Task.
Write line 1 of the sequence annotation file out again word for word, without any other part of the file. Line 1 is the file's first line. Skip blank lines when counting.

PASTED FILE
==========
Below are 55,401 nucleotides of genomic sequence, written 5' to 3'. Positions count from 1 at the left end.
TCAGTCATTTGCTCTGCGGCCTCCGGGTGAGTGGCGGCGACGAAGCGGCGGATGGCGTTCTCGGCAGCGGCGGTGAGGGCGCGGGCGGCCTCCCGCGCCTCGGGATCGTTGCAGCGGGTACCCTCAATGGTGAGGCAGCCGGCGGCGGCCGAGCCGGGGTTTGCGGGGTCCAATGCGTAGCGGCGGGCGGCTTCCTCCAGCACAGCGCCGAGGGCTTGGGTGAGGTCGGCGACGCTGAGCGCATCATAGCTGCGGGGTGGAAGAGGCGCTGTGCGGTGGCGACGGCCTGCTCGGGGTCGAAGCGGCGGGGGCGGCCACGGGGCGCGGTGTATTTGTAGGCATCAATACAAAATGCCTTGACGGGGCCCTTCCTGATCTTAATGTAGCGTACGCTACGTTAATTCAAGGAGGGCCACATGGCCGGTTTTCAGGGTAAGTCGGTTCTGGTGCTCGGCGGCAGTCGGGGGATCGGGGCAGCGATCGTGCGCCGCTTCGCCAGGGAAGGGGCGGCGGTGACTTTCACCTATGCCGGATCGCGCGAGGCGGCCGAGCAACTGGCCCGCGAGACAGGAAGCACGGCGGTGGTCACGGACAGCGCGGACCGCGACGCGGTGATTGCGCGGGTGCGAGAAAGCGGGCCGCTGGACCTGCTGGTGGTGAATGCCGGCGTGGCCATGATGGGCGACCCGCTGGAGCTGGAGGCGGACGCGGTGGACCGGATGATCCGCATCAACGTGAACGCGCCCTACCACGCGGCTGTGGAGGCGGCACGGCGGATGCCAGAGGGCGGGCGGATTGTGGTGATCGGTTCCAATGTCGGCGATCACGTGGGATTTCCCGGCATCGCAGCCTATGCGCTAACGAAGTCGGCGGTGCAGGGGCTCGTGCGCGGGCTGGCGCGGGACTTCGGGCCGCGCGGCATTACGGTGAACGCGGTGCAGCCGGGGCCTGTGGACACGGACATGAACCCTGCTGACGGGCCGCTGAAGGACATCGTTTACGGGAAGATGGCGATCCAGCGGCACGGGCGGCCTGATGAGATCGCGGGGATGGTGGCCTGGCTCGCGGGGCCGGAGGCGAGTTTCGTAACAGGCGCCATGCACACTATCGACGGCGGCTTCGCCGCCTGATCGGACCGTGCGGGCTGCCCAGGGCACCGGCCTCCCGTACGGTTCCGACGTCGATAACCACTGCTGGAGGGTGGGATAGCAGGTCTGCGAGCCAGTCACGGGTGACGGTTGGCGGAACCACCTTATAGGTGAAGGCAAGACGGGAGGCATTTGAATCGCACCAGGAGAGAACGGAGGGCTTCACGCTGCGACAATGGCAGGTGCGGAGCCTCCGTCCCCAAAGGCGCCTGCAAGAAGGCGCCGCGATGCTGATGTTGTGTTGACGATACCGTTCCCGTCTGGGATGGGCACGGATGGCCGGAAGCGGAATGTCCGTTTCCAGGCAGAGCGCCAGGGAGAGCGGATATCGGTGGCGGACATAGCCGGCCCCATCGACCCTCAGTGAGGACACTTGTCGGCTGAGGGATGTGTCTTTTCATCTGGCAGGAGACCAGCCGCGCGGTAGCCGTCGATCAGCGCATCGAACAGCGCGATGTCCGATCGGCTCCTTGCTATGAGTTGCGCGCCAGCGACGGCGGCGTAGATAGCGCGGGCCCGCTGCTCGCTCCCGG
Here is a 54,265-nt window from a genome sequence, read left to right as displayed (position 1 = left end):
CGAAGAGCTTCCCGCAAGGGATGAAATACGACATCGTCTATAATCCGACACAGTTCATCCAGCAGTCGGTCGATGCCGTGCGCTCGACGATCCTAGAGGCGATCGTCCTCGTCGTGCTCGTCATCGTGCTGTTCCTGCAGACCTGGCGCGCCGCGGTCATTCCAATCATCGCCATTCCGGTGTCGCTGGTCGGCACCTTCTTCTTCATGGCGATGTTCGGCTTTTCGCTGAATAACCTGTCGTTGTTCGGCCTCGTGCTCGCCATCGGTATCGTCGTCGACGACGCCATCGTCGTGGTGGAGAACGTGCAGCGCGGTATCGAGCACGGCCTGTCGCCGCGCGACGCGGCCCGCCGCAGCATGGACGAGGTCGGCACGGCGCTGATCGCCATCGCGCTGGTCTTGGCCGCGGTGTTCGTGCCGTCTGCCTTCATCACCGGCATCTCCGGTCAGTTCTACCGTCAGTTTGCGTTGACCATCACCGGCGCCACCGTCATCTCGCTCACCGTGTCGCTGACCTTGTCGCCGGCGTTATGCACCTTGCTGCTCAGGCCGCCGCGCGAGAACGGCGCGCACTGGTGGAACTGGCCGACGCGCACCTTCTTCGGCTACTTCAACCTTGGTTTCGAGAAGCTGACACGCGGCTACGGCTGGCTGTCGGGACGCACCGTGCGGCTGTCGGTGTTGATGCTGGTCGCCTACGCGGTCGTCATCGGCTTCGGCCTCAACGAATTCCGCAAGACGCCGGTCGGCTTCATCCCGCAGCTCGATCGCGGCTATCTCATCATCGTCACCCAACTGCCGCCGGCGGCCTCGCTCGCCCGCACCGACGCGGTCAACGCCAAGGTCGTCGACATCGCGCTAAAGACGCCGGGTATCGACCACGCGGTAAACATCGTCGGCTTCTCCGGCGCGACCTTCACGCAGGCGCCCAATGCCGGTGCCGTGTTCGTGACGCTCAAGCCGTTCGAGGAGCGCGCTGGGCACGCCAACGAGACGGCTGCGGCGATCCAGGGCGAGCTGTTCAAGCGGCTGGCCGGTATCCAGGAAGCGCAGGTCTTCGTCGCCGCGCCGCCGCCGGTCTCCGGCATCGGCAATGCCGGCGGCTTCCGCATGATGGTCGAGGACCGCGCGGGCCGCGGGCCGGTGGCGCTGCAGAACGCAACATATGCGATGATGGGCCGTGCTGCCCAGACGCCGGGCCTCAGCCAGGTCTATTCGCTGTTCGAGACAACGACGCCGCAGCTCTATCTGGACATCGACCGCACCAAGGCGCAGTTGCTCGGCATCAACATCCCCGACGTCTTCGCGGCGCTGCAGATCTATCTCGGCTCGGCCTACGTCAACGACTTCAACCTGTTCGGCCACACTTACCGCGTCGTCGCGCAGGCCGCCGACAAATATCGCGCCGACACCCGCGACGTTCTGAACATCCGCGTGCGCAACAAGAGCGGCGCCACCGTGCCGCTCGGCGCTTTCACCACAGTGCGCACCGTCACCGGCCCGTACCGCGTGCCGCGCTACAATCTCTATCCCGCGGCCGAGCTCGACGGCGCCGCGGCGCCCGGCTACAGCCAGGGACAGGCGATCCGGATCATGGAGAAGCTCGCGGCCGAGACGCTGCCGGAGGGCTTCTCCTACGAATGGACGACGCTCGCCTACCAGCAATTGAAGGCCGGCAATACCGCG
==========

Below are 55,401 nucleotides of genomic sequence, written 5' to 3'. Positions count from 1 at the left end.